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NASA - Space Shuttle Atlantis Orbiter - 1/100 Scale Mahogany Model
Painstakingly detailed and fully assembled, this model includes a stand for desktop or shelf display. This high quality replica is handcrafted from mahogany and comes with a wooden display base.
|NASA Space Shuttle Atlantis (OV-104)|
Atlantis, the fourth orbiter to become operational at Kennedy Space Center, was named after the primary research vessel for the Woods Hole Oceanographic Institute in Massachusetts from 1930 to 1966. The two-masted, 460-ton ketch was the first U.S. vessel to be used for oceanographic research. Such research was considered to be one of the last bastions of the sailing vessel as stream-and-diesel-powered vessels dominated the waterways. The steel-hulled ocean research ship was approximately 140 feet long and 29 feet wide to add to her stability. She featured a crew of 17 and room for five scientists. The research personnel worked in two onboard laboratories, examining water samples and marine life brought to the surface by two large winches from thousands of feet below the surface. The water samples taken at different depths varied in temperature, providing clues to the flow of ocean currents. The crew also used the first electronic sounding devices to map the ocean floor. The spaceship Atlantis has carried on the spirit of the sailing vessel with several important voyages of its own, including the Galileo planetary explorer mission in 1989 and the deployment of the Arthur Holley Compton Gamma Ray Observatory in 1991.
Atlantis is commonly referred to as OV-104, for Orbiter Vehicle-104. Empty Weight: 151,315 lbs at rollout and 171,000 lbs with main engines installed. Atlantis benefited from lessons learned in the construction and testing of Enterprise, Columbia and Challenger. At rollout, its weight was some 6,974 pounds less than Columbia. The Experience gained during the Orbiter assembly process also enabled Atlantis to be completed with a 49.5 percent reduction in man hours (compared to Columbia). Much of this decrease can be attributed to the greater use of thermal protection blankets on the upper orbiter body instead of tiles. During the construction of Discovery and Atlantis, NASA opted to have the various contractors manufacture a set of 'structural spares' to facilitate the repair of an Orbiter if one was damaged during an accident. This contract was valued at $389 million and consisted of a spare aft-fuselage, mid-fuselage, forward fuselage halves, vertical tail and rudder, wings, elevons and a body flap. These spares were later assembled into the orbiter Endeavour. Atlantis was shipped to California to undergo upgrades and modifications. These modifications include a drag chute, new plumbing lines that configure the orbiter for extended duration, more than 800 new heat protection tiles and blankets and new insulation for the main landing gear doors, structural modifications to the Atlantis airframe. Altogether, 165 modifications were made to Atlantis over the 20 months it spent in Palmdale, California.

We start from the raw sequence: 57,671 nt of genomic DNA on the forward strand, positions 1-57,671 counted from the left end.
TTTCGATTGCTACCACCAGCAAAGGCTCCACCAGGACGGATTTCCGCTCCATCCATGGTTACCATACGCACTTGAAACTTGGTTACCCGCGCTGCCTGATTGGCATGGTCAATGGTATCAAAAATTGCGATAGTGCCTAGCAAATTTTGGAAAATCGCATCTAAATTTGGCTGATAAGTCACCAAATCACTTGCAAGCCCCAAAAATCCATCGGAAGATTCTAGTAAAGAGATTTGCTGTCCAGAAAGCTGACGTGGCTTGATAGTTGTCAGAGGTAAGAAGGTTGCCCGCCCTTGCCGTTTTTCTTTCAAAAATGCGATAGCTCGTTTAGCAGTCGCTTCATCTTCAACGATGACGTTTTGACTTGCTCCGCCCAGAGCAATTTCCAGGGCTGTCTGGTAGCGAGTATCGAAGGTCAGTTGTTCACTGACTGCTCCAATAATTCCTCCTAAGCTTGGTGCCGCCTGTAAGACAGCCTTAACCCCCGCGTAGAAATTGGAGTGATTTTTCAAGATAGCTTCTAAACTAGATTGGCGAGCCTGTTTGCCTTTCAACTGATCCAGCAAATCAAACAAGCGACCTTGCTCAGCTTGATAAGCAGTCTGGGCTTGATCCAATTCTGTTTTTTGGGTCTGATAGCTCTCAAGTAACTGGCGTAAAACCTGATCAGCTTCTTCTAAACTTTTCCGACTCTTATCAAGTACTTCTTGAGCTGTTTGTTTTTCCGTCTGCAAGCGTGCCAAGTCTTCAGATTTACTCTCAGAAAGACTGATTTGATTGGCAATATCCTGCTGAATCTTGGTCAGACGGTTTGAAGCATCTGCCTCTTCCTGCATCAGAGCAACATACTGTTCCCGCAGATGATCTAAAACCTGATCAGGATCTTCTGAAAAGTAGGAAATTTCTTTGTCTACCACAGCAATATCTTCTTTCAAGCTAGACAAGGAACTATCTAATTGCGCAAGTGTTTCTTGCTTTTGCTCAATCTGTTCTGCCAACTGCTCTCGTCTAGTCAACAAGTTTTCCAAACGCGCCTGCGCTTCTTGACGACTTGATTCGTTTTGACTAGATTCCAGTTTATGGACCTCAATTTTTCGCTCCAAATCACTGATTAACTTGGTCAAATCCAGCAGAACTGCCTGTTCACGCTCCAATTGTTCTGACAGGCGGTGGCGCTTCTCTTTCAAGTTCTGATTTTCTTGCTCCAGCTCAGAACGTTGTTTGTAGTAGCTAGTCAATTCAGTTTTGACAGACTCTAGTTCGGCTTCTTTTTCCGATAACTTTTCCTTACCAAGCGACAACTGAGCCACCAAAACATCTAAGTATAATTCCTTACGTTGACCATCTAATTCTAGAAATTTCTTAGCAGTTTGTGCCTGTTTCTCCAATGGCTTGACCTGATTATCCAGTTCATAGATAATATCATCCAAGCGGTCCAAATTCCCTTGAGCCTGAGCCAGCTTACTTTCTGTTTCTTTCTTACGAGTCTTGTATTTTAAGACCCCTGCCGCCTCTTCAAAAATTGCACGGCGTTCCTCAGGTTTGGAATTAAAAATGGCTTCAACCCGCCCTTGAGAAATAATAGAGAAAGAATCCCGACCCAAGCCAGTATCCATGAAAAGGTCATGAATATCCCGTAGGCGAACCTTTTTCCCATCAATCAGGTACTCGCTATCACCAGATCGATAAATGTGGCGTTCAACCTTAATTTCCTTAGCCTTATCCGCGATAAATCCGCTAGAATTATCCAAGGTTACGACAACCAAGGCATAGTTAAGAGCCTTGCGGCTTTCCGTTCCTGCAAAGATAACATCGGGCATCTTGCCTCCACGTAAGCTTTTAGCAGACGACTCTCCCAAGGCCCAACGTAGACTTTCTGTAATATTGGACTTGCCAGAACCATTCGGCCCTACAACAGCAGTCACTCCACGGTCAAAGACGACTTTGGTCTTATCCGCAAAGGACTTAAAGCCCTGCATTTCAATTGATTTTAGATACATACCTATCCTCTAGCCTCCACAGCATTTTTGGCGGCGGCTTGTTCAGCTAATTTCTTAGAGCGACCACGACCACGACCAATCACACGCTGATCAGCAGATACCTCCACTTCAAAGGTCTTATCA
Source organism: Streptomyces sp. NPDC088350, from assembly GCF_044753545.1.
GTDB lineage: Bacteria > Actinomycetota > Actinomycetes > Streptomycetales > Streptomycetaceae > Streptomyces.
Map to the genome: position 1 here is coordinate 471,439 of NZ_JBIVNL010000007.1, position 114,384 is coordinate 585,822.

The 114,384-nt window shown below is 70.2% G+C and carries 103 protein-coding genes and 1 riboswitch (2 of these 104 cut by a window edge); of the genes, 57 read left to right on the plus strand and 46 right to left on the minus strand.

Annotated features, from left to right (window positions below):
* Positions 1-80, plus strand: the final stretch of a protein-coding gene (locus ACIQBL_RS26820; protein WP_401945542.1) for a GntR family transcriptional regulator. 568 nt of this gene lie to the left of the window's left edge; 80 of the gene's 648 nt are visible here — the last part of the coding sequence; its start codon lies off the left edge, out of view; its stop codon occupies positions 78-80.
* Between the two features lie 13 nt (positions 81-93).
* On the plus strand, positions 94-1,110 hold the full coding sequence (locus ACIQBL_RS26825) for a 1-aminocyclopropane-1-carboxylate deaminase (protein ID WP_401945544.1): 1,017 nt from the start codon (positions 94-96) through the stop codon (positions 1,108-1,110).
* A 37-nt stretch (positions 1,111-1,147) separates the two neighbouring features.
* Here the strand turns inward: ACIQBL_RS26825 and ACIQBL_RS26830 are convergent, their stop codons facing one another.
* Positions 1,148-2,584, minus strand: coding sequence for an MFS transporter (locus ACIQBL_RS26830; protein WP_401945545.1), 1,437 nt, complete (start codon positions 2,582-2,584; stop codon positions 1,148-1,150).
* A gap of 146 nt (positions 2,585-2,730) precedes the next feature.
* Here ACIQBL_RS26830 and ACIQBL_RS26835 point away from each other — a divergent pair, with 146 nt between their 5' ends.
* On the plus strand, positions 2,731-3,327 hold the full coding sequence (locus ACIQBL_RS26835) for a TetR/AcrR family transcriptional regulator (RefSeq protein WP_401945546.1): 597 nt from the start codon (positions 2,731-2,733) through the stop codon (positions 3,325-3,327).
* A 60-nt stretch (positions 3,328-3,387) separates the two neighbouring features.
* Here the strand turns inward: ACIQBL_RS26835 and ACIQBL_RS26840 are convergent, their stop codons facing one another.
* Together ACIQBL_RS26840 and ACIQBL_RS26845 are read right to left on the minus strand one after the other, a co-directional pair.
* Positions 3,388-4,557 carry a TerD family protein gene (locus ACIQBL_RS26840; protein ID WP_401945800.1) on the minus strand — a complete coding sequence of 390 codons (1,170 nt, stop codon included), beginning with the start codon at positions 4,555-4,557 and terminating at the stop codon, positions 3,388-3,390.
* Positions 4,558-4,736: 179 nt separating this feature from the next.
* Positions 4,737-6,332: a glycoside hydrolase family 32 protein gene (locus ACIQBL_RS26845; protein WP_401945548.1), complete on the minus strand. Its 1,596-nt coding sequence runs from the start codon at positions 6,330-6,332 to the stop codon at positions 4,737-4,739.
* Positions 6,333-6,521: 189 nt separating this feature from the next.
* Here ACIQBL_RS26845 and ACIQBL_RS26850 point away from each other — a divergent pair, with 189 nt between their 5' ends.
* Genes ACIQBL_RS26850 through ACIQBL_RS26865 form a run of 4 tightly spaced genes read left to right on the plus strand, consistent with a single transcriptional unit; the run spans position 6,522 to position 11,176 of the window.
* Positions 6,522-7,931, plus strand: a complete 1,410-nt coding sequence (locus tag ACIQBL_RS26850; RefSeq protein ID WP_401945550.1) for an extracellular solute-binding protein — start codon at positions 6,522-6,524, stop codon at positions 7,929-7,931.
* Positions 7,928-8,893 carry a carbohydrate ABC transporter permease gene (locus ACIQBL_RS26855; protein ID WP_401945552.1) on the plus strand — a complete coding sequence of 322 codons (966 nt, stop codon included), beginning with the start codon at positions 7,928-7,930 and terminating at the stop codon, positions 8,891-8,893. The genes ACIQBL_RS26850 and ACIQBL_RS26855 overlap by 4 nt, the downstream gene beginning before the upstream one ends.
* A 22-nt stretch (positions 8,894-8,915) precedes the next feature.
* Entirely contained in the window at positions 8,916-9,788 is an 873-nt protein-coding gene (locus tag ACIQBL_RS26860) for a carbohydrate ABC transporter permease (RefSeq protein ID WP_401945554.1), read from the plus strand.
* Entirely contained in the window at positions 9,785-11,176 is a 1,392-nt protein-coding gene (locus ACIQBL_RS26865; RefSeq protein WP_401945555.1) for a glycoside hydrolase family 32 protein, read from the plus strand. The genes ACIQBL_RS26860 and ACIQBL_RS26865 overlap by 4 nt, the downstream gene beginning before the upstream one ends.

This high quality replica is handcrafted from mahogany and comes with a wooden base. Space Shuttle Atlantis lifted off on its maiden voyage on October 3, 1985, on mission STS-51-J, the second dedicated Department of Defense flight . It flew one other mission, STS-61-B, the second night launch in the shuttle program. Beginning in 1995 with STS-71, Atlantis made seven straight flights to the former Russian space station Mir as part of the Shuttle-Mir Program. STS-71 marked a number of historic firsts in human spaceflight: 100th U.S. manned space flight; first U.S. shuttle-Russian Space Station Mir docking and joint on-orbit operations; and first on-orbit changeout of shuttle crew. When linked, Atlantis and Mir together formed the largest spacecraft in orbit at the time.
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